Last week in Part 4 of this series we looked at how a humble stop watch can be used to reveal the on-road truth about mods as diverse as oil additives, exhausts, intakes, camshafts and boost controls. This week we’re going to increase the number of performance testing tools you’ll need – but don’t worry, they’re still very cheap.
In a turbocharged car, a boost gauge is a vital tool – both in seeing what’s happening on a day-to-day-basis and also in assessing performance mods. Strangely enough, many people forget all about the latter use!
To use a boost gauge in this way, you’ll need to correlate boost with another variable – usually engine rpm. Using an assistant (to drive or write), you note down the boost reading each thousand rpm in the one gear. If the rpm rises too fast to do this easily, do it in a few goes – eg firstly 2000, 4000, 6000 rpm, and then on another run, 3000, 5000 rpm, etc.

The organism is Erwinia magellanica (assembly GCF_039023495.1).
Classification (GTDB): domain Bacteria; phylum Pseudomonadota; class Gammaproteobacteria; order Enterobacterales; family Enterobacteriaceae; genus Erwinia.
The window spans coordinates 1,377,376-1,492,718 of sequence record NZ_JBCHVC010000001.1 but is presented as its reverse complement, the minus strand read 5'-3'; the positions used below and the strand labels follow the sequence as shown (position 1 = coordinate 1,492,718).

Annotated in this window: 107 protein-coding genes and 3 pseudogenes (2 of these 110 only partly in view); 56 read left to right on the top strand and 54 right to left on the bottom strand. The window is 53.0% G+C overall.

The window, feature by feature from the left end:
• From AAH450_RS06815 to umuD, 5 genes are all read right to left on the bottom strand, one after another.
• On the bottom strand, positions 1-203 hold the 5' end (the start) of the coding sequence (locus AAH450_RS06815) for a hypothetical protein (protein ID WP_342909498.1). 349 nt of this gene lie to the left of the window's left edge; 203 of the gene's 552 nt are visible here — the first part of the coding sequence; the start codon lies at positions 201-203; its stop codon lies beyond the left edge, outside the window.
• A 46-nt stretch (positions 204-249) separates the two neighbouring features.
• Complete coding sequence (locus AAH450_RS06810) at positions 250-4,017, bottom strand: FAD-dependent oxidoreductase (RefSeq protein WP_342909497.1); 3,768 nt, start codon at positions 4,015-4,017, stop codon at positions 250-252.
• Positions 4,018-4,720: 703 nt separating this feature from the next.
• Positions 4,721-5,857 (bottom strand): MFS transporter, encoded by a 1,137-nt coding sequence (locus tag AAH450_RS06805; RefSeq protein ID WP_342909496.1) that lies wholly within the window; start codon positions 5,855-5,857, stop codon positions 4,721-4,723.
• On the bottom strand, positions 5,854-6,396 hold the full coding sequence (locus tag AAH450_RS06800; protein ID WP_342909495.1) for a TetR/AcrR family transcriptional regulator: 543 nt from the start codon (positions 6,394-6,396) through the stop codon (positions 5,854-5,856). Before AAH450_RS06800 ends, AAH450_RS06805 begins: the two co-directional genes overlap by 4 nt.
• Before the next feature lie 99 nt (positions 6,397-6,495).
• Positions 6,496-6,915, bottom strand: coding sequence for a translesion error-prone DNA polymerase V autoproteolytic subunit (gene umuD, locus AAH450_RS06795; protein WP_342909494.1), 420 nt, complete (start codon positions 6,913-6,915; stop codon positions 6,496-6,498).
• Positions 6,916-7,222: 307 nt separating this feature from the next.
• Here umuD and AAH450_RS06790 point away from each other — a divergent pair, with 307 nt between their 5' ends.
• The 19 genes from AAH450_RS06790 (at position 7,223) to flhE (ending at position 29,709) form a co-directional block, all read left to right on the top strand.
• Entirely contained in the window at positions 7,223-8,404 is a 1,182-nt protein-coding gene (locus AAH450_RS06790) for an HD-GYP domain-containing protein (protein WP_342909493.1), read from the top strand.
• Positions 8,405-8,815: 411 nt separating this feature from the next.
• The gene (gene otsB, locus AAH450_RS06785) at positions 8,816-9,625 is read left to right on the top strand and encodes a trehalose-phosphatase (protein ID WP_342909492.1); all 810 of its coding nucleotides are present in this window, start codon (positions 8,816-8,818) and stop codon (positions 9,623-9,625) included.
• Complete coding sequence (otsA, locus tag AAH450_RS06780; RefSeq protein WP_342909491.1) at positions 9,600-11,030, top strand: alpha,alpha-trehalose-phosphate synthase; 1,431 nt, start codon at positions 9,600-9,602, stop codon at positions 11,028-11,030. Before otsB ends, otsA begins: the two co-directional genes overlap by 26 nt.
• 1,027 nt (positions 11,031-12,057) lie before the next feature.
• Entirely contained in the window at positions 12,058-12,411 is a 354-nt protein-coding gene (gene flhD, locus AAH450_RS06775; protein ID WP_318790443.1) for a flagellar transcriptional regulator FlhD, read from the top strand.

In this way you get a curve that can be graphed.
Not of much use? It sure is!
Here are four different boost curves recorded by my former colleague Michael Knowling. They show the boost behaviour of a turbo on a VL Commodore. The dark blue line is the standard rate of boost increase, while the red line shows what happens with the wastegate hose disconnected. The yellow and green lines show how Michael was able to tweak the boost control to bring up boost faster than standard, without overshoot. This sort of modification is cheap and gives a real-world performance advantage.